If someone were to ask you to name a notable, contemporary Vietnamese movie director, it’s hard not to mention Tran Anh Hùng as one of the most well-known and respectable Vietnamese movie directors of today’s film industry. You might have seen his works, such as The Scent of Green Papaya, which was nominated for 1993 Academy Award for “Best Foreign Language Film”; or Vertical Ray of the Sun, which depicts the reunion of three sisters in contemporary Hanoi. What both of these movies (and others among his works) share in common is an embedded sense of sparing dialogue and narrative. Tran Anh Hùng is a unique director in that he can tell a story through stunning cinematography as opposed to elaborate scripts and heavy dialogue.
Norwegian Wood (a reference to The Beatles’s song), his latest film, takes a bit of a different approach than some of Tran’s earlier works. The film is a direct adaptation of Haruki Murakami’s eponymous novel, set during the revolutionary robust 1960s in Tokyo. The story focuses on the narrative of Toru Watanabe (played by Japan’s Johnny Depp-like Matsuyama Kenichi) as he takes the reader through his experience coping with love, sexuality, and death. Norwegian Wood is very much like the Asian version of Catcher in the Rye, as the text is essentially a coming-of-age story, taking the readers through Watanabe’s various transitional stages of college life. The novel also introduces us to two of Watanabe’s love interests: Naoko (played by Academy Award-nominated actress Rinko Kikuchi), the beautiful yet emotionally distressed introvert, and Midori (played by Kiko Mizuhara), the spirited and lively extrovert.
In a recent interview, Tran mentioned that he was first exposed to Murakami’s Norwegian Wood back in 1994 and was immediately captivated by the novel’s marriage of beauty and suffering.
“Norwegian Wood is a fantastic novel that brilliantly portrays the radical inner lives of youth, through the character’s personal experiences. The book depicts young people, seeking to define their lives and accepting the consequences as they fall in love and honestly confront their emotions,” said Tran.
After finishing the novel, Tran was determined to create a movie adaptation with the official approval of Haruki Murakami. In 2004, Tran went through numerous screenplay drafts and proposals and worked hard to persuade the acclaimed author to approve his project (Murakami is quite protective of his written work — more so than most other authors). In 2008, Tran finally got the thumbs up and began casting his roles.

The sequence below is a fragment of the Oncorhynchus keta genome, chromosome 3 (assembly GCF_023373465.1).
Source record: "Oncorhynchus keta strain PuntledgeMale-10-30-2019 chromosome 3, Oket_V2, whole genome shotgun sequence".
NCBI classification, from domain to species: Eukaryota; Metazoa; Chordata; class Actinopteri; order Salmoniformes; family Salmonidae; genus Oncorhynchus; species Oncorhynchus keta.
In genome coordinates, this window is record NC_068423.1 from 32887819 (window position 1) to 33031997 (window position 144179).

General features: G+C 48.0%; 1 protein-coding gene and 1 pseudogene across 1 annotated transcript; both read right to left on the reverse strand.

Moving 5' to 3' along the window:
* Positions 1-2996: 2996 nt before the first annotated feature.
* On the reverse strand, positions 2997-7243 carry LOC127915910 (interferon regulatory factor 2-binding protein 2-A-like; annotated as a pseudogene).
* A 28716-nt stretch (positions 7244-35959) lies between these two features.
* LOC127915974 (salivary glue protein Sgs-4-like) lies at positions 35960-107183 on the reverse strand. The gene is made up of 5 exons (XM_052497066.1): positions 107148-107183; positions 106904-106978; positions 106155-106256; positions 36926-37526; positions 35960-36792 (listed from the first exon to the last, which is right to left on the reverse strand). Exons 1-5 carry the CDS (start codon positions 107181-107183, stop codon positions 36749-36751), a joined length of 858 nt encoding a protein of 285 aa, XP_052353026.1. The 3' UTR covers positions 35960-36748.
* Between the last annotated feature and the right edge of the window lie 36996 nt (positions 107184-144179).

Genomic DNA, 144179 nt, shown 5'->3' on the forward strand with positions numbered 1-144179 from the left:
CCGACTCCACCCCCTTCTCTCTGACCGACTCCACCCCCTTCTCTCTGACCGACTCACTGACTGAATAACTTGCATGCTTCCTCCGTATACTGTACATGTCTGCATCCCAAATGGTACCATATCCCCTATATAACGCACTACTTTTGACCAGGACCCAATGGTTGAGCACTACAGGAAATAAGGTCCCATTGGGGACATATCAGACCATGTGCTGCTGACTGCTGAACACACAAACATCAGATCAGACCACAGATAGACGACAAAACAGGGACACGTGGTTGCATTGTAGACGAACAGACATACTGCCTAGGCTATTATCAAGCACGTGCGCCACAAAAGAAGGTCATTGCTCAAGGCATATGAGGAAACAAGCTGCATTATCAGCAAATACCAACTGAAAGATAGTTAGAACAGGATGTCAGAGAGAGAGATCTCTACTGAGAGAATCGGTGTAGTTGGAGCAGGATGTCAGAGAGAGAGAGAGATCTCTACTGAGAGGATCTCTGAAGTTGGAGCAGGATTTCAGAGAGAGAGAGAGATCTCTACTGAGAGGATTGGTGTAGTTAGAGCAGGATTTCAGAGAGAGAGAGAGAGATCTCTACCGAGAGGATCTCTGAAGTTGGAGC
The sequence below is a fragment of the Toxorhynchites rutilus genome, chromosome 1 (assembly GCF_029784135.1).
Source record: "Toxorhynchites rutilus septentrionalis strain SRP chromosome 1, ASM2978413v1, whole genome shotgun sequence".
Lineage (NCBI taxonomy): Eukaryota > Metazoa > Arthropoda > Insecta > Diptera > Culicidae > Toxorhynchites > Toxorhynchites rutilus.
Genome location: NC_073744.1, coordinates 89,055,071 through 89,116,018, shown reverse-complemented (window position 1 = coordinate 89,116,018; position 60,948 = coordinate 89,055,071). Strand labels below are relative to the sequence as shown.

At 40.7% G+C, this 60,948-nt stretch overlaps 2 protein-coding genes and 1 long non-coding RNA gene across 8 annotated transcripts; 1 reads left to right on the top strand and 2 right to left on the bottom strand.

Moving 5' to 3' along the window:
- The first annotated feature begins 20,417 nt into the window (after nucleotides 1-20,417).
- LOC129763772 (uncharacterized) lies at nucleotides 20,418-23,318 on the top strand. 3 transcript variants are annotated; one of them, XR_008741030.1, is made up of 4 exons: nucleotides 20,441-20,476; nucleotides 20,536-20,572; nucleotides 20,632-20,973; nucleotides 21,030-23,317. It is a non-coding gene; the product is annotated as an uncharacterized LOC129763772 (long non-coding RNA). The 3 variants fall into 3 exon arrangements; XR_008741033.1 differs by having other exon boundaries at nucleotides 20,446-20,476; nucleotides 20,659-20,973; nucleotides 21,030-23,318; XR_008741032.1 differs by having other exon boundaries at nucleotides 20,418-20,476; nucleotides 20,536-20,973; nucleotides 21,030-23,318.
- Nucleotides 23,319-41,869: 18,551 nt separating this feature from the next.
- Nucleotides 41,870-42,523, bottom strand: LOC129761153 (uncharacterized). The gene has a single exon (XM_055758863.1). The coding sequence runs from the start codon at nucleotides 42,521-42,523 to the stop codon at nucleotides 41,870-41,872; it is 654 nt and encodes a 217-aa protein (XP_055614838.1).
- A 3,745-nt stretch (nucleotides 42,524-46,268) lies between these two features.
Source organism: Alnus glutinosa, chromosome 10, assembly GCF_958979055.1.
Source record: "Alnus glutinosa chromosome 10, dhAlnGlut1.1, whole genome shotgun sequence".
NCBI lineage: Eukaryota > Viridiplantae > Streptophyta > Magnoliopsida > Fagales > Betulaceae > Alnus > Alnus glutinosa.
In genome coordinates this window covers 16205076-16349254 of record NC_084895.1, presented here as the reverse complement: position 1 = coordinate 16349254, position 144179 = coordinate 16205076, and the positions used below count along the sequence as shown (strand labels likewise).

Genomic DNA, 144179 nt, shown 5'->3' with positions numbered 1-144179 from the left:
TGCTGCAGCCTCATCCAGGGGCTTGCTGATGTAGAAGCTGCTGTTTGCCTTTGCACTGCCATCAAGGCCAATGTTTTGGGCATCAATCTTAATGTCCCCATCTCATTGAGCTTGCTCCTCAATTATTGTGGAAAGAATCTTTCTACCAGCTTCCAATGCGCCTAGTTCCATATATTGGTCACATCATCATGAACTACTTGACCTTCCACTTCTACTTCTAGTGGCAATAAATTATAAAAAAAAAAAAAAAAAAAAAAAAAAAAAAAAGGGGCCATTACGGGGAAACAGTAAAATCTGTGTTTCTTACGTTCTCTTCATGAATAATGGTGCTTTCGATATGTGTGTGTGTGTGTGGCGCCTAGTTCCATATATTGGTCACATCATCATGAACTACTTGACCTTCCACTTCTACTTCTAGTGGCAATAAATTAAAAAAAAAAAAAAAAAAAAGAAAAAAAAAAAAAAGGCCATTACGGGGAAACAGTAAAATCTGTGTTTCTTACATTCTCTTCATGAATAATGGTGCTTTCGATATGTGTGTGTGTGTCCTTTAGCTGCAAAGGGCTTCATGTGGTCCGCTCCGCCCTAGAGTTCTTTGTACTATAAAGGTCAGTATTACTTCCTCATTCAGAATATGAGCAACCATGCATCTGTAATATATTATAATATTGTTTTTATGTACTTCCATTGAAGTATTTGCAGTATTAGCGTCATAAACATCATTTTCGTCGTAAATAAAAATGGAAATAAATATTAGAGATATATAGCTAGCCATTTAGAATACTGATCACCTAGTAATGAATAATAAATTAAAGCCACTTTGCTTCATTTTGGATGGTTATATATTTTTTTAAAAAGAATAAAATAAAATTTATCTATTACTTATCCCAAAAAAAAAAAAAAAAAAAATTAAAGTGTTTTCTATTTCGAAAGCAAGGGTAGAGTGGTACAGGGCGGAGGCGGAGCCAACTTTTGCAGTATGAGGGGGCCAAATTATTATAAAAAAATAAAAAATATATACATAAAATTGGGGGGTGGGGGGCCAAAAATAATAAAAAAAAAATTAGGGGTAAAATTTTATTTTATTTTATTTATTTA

“I believe Haruki felt I had grasped the essence of his book and we were able to finish the film,” said Tran.
I’m confident that Tran was the perfect candidate when it came to adapting a Murakami novel. If there is anything that these two artists share in common, it is the uncanny ability to transform the mundane triviality of our everyday lives into something simply beautiful. Murakami does this through his writing and Tran achieves this through his cinematography. A perfect marriage of the two.
There are two reasons why I am fervently anticipating this film:
- Norwegian Wood was the first Haruki Murakami’s book I’ve read. Ever since that novel, I’ve indulged myself in many of his other collections including Kafka in the Shore and The Wind-up Bird Chronicle.
- Tran Anh Hùng is the first person to adapt any of Haruki Murakami’s novels into film (although Murakami’s shorty story “Tony Takitani” was also adapted in 2004). Murakami has been strictly protective over his work and the fact that he trusts a non-Japanese director to turn his novel into a movie greatly shows that he has confidence in Tran Anh Hùng directing skills.
So how about you? Do you think Tran’s adaptation will do Haruki’s justice? If you’ve seen it, what are some of your thoughts on the movie? Share your thoughts.
The movie already came out in Japan last year, but cross your fingers and hope that the film comes to a film festival near you!
References: Soda Pictures